Cuban Officials Offer a Fifteen-Day 6 Percent Discount on Electronic Payments

The 6% discount is for payments made through Transfermovil, a Cuban electronic payment platform. (14ymedio)

14ymedio bigger14ymedio, Havana, 15 August 2023 — As of Tuesday, August 15, Cuban banks will offer their customers a 6% discount for using electronic payment options. However, the offer will not last long, only until the 30th of this month. The vice-president of the Central Bank of Cuba (BCC), Alberto Quiñones, announced the measure on Monday in a statement on Cuban television and said customers will receive the discount regardless of the type of product or service being purchased, or the type of business, whether state-owned or private. The only requirement is that payment be done using a bank card or payment platform.

The measure is part of a program by the BCC to discourage the use cash in favor of other methods of payment. Referred to as bancarización,* the  measure was approved on August 1 and took effect on August 3.

During his television interview, Quiñones discussed the problem of customers having to wait two to three hours in line at bank branches, a situation that he described as “critical.” He denied that the delays are due to the new banking measure and claimed that, on the contrary, the program is an attempt to rectify the situation by prioritizing electronic payment options.

The delays are being caused by cash withdrawals, not deposits, he said, confirming what customers already knew. For months, many of them have complained about not receiving their pensions or salaries due to a cash shortage affecting the entire country, one of the many consequences of year-over-year inflation, which official data indicates at over 45%. However, that figure does not take into account the unofficial informal market, which dominates the national economy, or the devaluation of the peso, whose exchange rate to the dollar has fallen by at least 70% since January 2022.

To deal with this situation, the Cuban government took the decision to give banking a greater role in the nation’s economy while imposing limits on customers’ cash withdrawals. “Those limits will disappear as the country’s cash situation improves,” Quiñones told the journalist Lázaro Manuel Alonso yesterday.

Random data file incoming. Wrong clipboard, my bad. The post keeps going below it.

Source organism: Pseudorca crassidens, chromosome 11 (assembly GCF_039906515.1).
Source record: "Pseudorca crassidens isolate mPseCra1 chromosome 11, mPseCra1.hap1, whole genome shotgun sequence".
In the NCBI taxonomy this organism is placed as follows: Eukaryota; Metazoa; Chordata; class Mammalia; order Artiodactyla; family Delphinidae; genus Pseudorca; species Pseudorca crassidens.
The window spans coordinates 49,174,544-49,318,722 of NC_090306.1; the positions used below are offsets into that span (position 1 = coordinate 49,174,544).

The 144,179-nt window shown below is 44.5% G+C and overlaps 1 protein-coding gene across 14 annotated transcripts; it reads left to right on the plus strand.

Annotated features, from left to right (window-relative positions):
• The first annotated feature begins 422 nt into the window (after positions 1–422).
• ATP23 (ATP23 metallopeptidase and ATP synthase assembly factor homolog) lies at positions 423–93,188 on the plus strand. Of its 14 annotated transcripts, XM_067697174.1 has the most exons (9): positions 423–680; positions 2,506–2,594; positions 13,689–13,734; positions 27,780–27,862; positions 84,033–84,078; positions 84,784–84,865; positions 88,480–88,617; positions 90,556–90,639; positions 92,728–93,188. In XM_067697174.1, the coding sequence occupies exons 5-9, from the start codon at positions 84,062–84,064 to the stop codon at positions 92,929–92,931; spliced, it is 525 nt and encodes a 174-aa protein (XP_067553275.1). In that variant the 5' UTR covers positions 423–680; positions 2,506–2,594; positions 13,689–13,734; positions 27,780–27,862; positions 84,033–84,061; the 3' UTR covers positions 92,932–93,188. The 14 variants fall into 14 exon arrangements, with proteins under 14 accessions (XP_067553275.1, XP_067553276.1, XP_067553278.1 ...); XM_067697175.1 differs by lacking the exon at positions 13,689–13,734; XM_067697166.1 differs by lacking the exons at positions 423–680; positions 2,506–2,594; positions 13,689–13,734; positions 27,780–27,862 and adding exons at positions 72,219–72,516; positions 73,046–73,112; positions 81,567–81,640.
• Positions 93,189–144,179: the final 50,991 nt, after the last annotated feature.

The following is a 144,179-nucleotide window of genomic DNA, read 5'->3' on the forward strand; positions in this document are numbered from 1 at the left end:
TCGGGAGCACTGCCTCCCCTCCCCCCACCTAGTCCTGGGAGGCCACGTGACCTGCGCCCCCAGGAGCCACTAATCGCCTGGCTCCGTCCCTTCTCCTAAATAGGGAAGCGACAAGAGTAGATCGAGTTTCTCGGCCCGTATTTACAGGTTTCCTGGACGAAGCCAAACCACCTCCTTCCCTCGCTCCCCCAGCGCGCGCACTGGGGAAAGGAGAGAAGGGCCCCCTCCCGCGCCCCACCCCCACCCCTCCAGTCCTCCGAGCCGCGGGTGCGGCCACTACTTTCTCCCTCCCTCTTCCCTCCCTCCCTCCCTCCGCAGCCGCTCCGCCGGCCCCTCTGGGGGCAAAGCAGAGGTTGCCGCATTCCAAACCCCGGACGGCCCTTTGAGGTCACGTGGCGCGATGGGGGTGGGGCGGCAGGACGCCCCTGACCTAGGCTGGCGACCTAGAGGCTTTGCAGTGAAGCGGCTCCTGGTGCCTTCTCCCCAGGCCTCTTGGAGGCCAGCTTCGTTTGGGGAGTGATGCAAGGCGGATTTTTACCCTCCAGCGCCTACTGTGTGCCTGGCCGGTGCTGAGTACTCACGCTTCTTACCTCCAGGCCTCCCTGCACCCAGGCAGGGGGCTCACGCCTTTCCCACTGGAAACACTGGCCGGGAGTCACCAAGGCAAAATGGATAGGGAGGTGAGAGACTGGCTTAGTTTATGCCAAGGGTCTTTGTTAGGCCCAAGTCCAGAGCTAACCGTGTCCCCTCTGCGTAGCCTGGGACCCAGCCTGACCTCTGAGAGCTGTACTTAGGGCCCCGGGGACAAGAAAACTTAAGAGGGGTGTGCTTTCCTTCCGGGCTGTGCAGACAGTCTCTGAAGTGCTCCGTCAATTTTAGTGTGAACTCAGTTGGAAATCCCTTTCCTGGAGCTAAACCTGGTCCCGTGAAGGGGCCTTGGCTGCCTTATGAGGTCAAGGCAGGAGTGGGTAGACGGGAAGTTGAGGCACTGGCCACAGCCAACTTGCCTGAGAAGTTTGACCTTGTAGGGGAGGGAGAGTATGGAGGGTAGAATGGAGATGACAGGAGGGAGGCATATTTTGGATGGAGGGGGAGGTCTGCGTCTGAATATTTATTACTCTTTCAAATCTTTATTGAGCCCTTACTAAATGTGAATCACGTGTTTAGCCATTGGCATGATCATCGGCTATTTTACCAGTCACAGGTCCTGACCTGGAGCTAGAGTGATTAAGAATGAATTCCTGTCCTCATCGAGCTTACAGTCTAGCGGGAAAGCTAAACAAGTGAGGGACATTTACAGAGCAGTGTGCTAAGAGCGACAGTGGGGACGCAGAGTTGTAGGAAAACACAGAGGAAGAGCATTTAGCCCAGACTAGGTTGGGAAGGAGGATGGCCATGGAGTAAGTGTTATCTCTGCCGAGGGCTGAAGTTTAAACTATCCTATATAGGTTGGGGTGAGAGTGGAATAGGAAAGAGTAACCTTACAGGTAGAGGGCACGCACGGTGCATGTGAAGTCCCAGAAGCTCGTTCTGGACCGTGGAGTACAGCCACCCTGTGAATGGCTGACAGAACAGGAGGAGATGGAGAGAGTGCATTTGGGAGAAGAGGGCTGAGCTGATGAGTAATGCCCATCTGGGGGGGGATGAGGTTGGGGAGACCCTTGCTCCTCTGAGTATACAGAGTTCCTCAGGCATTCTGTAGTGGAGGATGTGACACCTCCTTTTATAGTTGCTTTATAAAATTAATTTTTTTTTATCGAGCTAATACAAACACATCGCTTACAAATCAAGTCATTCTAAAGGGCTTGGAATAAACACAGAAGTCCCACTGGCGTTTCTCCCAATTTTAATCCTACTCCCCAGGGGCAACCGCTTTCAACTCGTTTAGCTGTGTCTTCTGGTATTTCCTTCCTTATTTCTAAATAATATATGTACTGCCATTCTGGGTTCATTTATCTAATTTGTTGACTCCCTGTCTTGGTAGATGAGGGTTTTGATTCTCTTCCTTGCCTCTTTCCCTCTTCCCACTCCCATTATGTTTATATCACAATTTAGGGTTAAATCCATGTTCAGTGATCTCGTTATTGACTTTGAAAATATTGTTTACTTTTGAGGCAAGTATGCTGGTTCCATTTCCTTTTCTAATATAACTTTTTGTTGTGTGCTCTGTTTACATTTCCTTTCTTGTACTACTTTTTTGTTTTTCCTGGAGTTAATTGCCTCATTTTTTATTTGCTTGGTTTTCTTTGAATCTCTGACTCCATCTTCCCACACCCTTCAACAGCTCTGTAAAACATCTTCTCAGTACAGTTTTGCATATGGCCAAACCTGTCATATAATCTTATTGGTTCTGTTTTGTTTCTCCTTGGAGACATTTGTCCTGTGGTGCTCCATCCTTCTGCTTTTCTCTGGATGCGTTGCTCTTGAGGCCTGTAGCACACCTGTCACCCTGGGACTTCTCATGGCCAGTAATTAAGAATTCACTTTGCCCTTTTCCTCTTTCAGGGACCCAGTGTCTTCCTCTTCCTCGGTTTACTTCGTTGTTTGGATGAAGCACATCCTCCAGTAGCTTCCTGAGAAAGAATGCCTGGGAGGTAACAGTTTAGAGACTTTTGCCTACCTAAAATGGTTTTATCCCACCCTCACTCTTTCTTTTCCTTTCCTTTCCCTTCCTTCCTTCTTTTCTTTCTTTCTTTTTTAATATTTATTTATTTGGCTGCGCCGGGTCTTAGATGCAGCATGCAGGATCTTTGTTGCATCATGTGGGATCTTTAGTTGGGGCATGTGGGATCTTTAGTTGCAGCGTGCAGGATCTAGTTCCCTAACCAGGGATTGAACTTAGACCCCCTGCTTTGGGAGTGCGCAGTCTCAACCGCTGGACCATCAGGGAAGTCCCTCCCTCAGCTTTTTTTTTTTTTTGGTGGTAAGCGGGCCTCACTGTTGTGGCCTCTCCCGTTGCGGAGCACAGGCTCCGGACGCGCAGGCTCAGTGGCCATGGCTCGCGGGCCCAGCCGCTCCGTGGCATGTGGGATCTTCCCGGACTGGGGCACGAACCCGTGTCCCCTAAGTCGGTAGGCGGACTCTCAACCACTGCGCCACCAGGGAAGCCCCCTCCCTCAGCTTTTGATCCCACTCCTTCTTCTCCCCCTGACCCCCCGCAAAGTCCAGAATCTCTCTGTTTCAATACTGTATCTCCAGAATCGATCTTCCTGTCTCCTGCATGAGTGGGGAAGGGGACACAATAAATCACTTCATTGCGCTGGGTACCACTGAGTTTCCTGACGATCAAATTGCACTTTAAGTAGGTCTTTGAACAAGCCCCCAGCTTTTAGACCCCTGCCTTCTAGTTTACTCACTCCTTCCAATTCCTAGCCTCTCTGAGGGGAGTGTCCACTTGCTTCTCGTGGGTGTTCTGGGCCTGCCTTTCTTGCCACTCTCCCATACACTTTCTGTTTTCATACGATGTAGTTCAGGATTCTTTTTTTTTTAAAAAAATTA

On Thursday, Julio Antonio Perez Alvarez, general director of Operations and Payment Systems of the BCC appeared on the television program Mesa Redonda [Roundtable] to discuss the banking measure that Quiñones and his superior, BCC president Joaquin Alonso, had already explained. Perez Alonso said that the training process for bank empoyees had already been completed though it was obvious that there was still much confusion among the public as well as in bank offices themselves.

On Monday, however, Perez Alvarez himself told the Cuban News Agency that the bank had initiated comprehensive training program aimed at bank-sector workers, the public and businesses which would lead to “the slow and gradual implementation of electronic payment systems in the country”.

He said the training, which had supposedly ended a week ago, consisted of “conferences, workshops, forums, seminars and other types of financial orientation and education” that, he claims, will benefit all institutions and governmental bodies as well as political and mass organizations at all levels.

He said that this training was intended to provide a greater awareness of the new banking measure.”

Although the government has insisted that the use of electronic payment methods is not mandatory, businesses of all types will be required to provide customers with the option to use them if they so choose. Businesses will have a six-month period in which to implement the measures by providing customers access through cell phone apps or bank cards. Those who fail to do so can be penalized by having their business licenses suspended by the Ministry of Domestic Commerce as stipulated in the statute.

Several days later the BCC’s directors asked for calm, claiming that, at least initially, businesses in sectors, such as fishing and agriculture, that lacked the necessary infrastructure would be exempt from the regtulations

*Translator’s note: An awkward term recently coined by Cuban officials that, as yet, has no English equivalent. It refers to a government effort to increase the use of digital payment options and reduce the use of cash in the Cuban economy.


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